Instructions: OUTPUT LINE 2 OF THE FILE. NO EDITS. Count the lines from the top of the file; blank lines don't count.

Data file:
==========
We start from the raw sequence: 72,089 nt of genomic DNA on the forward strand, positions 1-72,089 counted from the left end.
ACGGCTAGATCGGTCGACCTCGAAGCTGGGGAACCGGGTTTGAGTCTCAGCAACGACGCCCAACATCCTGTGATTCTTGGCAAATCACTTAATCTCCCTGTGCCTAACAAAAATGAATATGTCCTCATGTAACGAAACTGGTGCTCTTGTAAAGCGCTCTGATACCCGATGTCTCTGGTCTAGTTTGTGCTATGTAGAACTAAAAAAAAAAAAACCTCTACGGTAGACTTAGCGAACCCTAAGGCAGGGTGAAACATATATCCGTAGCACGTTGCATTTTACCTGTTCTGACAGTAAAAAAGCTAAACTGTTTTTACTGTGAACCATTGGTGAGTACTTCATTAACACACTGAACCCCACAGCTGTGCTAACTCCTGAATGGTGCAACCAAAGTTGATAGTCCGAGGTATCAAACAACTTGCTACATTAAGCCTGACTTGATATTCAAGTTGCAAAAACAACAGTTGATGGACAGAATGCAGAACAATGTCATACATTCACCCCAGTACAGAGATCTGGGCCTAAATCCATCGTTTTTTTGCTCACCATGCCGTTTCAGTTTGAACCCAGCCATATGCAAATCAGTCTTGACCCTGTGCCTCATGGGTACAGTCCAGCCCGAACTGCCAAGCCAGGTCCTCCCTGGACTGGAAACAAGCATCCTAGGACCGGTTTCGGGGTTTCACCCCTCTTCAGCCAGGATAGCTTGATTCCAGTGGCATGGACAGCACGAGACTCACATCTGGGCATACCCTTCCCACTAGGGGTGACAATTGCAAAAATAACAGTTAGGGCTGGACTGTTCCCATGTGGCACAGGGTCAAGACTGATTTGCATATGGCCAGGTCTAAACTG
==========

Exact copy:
ACGGCTAGATCGGTCGACCTCGAAGCTGGGGAACCGGGTTTGAGTCTCAGCAACGACGCCCAACATCCTGTGATTCTTGGCAAATCACTTAATCTCCCTGTGCCTAACAAAAATGAATATGTCCTCATGTAACGAAACTGGTGCTCTTGTAAAGCGCTCTGATACCCGATGTCTCTGGTCTAGTTTGTGCTATGTAGAACTAAAAAAAAAAAAACCTCTACGGTAGACTTAGCGAACCCTAAGGCAGGGTGAAACATATATCCGTAGCACGTTGCATTTTACCTGTTCTGACAGTAAAAAAGCTAAACTGTTTTTACTGTGAACCATTGGTGAGTACTTCATTAACACACTGAACCCCACAGCTGTGCTAACTCCTGAATGGTGCAACCAAAGTTGATAGTCCGAGGTATCAAACAACTTGCTACATTAAGCCTGACTTGATATTCAAGTTGCAAAAACAACAGTTGATGGACAGAATGCAGAACAATGTCATACATTCACCCCAGTACAGAGATCTGGGCCTAAATCCATCGTTTTTTTGCTCACCATGCCGTTTCAGTTTGAACCCAGCCATATGCAAATCAGTCTTGACCCTGTGCCTCATGGGTACAGTCCAGCCCGAACTGCCAAGCCAGGTCCTCCCTGGACTGGAAACAAGCATCCTAGGACCGGTTTCGGGGTTTCACCCCTCTTCAGCCAGGATAGCTTGATTCCAGTGGCATGGACAGCACGAGACTCACATCTGGGCATACCCTTCCCACTAGGGGTGACAATTGCAAAAATAACAGTTAGGGCTGGACTGTTCCCATGTGGCACAGGGTCAAGACTGATTTGCATATGGCCAGGTCTAAACTG